RUSTENBURG, South Africa — Outplayed by Italy and Brazil, the U.S. soccer team once again was on the verge of first-round elimination from a big international tournament.
To reach the semifinals of the Confederations Cup, the Americans needed to beat Egypt by at least three goals while the world champion Italians lost to Brazil by at least three.
Astronomical odds, right?
Well, advance they did.
Charlie Davies scored in the 21st minute and Michael Bradley — the son of U.S. coach Bob Bradley — connected in the 63rd to get a Father’s Day goal for the second year in a row. Former Furman standout Clint Dempsey then broke a nine-month international scoreless streak in the 71st, giving the United States an improbable 3-0 victory Sunday night.
And in a game played simultaneously, Brazil scored three times in the first half to defeat Italy 3-0.
Coach Bradley made three changes before the game, adding two former South Carolina college stars.
He started former USC standout and backup goalkeeper Brad Guzan, midfielder Ricardo Clark — another former Paladin— and Davies, a forward from Manchester, N.H. Former Clemson player Oguchi Onyewu also was in the lineup.
While Clark was ejected from the opening 3-1 loss to Italy and Sacha Kljestan from the 3-0 defeat to Brazil, no one was sent off this time.
Now it’s on to a semifinal matchup Wednesday with European champion Spain, unbeaten in 35 matches since a November 2006 exhibition loss to Romania. The Spaniards are the world’s top-ranked team.
“All of the critics in America who said we were no good after losing to Italy and Brazil, let’s see what they say now,” Michael Bradley said.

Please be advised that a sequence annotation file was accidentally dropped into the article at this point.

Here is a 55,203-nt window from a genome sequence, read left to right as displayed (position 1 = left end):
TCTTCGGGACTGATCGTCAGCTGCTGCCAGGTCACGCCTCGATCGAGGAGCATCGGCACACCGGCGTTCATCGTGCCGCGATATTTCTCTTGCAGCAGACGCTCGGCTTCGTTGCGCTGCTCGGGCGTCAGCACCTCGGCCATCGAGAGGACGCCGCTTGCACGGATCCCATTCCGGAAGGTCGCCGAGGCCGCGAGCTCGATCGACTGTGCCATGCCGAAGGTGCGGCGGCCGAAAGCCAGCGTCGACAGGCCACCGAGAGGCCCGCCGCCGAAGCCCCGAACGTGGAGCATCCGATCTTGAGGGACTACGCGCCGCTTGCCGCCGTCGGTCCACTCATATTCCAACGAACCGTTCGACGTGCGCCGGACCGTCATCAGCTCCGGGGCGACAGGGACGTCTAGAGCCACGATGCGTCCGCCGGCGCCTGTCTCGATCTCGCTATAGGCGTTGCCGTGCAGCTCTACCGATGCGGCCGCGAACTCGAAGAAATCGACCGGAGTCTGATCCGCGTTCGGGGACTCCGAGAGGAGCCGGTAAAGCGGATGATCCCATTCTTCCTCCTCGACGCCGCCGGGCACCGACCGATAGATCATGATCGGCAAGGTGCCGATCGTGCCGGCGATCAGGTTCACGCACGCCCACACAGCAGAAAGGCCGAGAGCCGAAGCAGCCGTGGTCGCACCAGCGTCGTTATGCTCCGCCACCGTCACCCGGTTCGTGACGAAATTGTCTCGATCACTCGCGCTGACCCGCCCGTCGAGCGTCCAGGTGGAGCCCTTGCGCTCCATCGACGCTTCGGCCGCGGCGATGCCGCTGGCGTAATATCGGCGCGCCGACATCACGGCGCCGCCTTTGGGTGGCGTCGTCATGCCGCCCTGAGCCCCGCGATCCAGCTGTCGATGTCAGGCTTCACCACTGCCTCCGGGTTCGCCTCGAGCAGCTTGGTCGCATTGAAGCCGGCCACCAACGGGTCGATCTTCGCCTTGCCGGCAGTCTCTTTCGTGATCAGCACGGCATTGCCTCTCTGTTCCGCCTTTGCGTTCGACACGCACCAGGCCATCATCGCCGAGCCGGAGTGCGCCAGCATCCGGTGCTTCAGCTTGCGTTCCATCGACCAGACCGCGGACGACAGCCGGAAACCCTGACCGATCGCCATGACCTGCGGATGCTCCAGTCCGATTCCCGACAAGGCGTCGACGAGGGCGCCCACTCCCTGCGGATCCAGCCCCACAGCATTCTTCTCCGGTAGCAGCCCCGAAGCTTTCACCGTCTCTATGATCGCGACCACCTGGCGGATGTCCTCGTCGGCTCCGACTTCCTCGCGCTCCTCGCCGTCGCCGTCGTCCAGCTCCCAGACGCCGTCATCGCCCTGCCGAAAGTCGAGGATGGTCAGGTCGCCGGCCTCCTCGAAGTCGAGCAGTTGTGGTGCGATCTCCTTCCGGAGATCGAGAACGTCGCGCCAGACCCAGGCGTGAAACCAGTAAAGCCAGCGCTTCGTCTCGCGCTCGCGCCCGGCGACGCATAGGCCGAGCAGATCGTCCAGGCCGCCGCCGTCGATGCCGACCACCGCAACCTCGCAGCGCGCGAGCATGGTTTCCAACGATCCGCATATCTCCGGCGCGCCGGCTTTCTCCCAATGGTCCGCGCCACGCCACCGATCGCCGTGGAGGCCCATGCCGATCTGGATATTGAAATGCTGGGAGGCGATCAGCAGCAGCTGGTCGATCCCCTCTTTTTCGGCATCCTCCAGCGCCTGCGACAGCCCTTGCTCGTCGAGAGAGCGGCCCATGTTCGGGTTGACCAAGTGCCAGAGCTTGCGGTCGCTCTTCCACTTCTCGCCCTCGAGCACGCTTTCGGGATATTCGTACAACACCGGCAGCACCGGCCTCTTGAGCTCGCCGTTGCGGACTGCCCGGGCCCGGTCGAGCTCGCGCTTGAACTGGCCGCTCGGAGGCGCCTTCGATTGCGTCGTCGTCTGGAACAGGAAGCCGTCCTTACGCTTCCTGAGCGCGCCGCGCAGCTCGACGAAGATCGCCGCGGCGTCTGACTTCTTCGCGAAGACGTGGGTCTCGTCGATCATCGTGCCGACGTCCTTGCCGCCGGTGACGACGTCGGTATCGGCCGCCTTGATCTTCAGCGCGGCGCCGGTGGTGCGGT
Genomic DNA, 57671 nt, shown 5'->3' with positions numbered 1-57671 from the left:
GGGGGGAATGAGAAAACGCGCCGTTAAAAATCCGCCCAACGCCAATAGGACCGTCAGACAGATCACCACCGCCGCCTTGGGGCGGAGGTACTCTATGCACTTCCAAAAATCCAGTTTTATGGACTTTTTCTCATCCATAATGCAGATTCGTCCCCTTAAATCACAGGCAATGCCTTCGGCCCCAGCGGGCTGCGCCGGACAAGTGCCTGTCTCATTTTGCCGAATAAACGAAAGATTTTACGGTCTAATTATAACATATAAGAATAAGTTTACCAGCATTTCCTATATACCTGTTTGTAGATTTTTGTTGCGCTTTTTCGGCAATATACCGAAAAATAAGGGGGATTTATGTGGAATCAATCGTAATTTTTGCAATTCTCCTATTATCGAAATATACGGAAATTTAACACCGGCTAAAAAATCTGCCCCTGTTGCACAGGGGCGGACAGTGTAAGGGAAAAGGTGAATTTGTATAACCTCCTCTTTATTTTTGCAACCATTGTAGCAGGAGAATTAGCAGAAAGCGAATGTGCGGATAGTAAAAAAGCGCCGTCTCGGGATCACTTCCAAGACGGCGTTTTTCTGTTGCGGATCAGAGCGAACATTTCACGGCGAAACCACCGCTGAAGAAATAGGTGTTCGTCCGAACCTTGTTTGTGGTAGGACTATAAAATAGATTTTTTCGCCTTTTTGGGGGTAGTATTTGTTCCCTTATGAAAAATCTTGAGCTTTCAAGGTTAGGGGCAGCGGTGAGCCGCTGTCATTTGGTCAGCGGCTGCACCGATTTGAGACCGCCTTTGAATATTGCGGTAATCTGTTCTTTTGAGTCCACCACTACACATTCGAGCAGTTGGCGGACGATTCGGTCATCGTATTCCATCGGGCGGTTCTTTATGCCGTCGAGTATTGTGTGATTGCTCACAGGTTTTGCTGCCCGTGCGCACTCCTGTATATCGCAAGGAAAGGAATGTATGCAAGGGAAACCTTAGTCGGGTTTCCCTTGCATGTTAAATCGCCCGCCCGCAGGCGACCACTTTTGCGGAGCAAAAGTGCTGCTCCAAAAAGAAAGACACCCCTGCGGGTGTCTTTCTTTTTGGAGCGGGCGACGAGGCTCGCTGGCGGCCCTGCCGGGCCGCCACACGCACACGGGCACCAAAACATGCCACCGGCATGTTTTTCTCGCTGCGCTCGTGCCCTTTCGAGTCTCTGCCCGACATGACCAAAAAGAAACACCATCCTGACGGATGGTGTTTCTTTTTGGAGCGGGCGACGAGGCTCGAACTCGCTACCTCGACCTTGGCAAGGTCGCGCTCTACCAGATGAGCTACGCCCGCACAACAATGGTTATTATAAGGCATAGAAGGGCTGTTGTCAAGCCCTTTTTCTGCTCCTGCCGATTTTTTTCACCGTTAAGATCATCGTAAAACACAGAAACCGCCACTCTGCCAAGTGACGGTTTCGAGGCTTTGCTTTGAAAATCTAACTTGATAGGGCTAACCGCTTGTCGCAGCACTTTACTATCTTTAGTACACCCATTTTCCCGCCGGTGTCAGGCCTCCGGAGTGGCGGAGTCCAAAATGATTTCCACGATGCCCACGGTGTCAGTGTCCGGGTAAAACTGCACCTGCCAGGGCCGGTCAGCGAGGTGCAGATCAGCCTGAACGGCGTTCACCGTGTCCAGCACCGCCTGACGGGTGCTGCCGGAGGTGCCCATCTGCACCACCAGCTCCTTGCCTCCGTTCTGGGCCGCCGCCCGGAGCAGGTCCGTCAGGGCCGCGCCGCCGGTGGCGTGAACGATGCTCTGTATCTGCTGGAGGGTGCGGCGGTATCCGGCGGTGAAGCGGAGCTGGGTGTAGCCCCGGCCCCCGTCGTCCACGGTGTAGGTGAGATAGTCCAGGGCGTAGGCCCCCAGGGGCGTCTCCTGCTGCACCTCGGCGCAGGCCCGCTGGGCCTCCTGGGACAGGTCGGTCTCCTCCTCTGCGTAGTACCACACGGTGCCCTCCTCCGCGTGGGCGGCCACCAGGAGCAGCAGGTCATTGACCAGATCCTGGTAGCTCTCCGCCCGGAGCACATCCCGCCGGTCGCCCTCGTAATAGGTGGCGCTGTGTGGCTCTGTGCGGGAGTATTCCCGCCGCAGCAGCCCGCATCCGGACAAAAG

Since advancing to the 2002 World Cup quarterfinals, the U.S. team had been knocked out of the first round of the 2003 Confederations Cup, the 2006 World Cup and the 2007 Copa America.
“The first thing that was required was belief,” Landon Donovan said. “I can’t imagine many times that something like this has happened. When you think about it, to have advanced out of a group with Brazil, Italy and the African champions is phenomenal.”
Getting past Spain may be an even tougher task. The U.S. lost to Spain 1-0 in an exhibition at Santander on June 4 last year.
Defending tournament champion Brazil (3-0) won Group B with nine points and plays Thursday against host South Africa. While the U.S., Italy and Egypt all finished at 1-2, the Americans scored four goals and allowed six. Italy also had a minus-2 goal difference but scored only three goals and Egypt was minus-3.
“It’s like that quote from ‘Dumb and Dumber’: ‘So you’re telling me there is a chance.’ That’s what we kept saying,” defender Jonathan Bornstein said.
Outshot a combined 45-19 in the first two matches against teams ranked fourth and fifth, the 14th-ranked U.S. outshot the No. 40 Egyptians 16-13. Egypt was missing injured forwards Amr Zaki and Mohamed Zidan.
Dempsey scored the goal that put the U.S. over the top in the 71st minute, taking a 40-yard cross from Jonathan Spector, outjumping defender Wael Gomaa and beating goalkeeper Essam El Hadary with a diving header from about 7 yards. It ended a career-worst eight-game goalless streak for Dempsey with the national team, the longest of his international career. Dempsey, who has 14 international goals, had not scored for the U.S. since Sept. 10 against Trinidad and Tobago.
Gomaa had a chance to score in the 90th minute — and put Egypt in the semis — but his header went over the crossbar.
“It wasn’t until I saw everybody else celebrating that I knew we advanced,” Dempsey said. “It’s a weight off of our shoulders. Everybody else was against us, but we believed it ourselves. No one thought that we could go to the next round, but we showed what you can accomplish by fighting hard and sticking together.”